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Air pollution causes moderate damage to tomatoes

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Authors

Patrick J. Temple, University of California
Kris A. Surano, Lawrence Livermore National Laboratory (LLNL)
Randall Mutters, Department of Botany and Plant Sciences
Gail E. Bingham, Utah State University
Joseph H. Shinn, LLNL

Publication Information

California Agriculture 39(3):20-22.

Published March 01, 1985

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Abstract

In California's Central Valley, where most processing tomatoes are grown, ozone caused slight damage in one year, none in the next.

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Author notes

This work was conducted under cooperative agreement with the U.S. Environmental Protection Agency and the California Energy Commission. Although this research was funded in part by USEPA through Inter agency Agreement EPA-82-D-X0533 with G.E. Bingham, this article has not been subjected to agency review and therefore does not necessarily reflect the view of the agency. No official endorsement should be inferred. The cooperation of the grower, John Paulsen, is gratefully acknowledged.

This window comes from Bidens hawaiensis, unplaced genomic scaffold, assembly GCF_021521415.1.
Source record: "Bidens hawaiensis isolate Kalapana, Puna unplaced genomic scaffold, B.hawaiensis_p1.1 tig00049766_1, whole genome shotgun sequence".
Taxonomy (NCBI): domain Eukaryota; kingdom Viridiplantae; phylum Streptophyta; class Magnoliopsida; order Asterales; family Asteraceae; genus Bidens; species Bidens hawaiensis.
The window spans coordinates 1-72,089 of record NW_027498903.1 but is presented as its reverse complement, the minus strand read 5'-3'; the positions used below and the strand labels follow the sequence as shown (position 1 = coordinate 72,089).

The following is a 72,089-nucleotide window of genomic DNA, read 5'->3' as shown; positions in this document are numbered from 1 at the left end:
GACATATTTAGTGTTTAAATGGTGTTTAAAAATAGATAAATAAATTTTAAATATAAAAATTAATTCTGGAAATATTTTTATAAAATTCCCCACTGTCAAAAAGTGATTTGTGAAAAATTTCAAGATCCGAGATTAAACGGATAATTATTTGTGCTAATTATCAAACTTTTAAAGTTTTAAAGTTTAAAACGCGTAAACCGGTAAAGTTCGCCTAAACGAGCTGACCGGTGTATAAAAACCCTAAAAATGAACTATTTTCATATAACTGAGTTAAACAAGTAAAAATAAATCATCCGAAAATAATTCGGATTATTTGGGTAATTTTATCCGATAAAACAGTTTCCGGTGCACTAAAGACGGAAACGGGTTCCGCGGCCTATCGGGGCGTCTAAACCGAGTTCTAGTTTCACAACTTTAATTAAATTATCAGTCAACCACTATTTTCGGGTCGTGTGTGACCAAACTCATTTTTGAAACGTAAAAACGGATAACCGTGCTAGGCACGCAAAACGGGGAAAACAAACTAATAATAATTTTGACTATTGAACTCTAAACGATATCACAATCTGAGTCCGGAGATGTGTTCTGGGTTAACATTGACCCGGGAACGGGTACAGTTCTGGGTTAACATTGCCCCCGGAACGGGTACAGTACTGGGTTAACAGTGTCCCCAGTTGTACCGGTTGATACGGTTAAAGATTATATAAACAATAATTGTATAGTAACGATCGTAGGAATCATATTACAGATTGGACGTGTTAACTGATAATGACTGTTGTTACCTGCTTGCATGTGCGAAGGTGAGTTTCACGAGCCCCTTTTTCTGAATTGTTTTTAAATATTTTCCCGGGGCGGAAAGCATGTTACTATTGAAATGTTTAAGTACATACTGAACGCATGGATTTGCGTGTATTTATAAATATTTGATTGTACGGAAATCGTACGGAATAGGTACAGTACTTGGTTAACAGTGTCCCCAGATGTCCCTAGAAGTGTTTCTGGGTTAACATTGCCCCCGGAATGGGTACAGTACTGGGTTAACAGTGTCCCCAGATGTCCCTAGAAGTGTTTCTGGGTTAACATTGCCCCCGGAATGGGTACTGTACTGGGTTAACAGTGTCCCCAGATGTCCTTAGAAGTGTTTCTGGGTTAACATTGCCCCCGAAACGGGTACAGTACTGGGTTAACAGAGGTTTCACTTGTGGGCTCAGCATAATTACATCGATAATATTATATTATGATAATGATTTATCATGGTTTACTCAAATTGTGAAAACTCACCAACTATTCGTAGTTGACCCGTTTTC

Air pollution causes moderate damage to tomatoes

Patrick J. Temple, Kris A. Surano, Randall Mutters, Gail E. Bingham, Joseph H. Shinn
Webmaster Email: wsuckow@ucanr.edu

Air pollution causes moderate damage to tomatoes

Share using any of the popular social networks Share by sending an email Print article
Share using any of the popular social networks Share by sending an email Print article

Authors

Patrick J. Temple, University of California
Kris A. Surano, Lawrence Livermore National Laboratory (LLNL)
Randall Mutters, Department of Botany and Plant Sciences
Gail E. Bingham, Utah State University
Joseph H. Shinn, LLNL

Publication Information

California Agriculture 39(3):20-22.

Published March 01, 1985

PDF  |  Citation  |  Permissions

Author Affiliations show

Abstract

In California's Central Valley, where most processing tomatoes are grown, ozone caused slight damage in one year, none in the next.

Full text

Full text is available in PDF.

Author notes

This work was conducted under cooperative agreement with the U.S. Environmental Protection Agency and the California Energy Commission. Although this research was funded in part by USEPA through Inter agency Agreement EPA-82-D-X0533 with G.E. Bingham, this article has not been subjected to agency review and therefore does not necessarily reflect the view of the agency. No official endorsement should be inferred. The cooperation of the grower, John Paulsen, is gratefully acknowledged.


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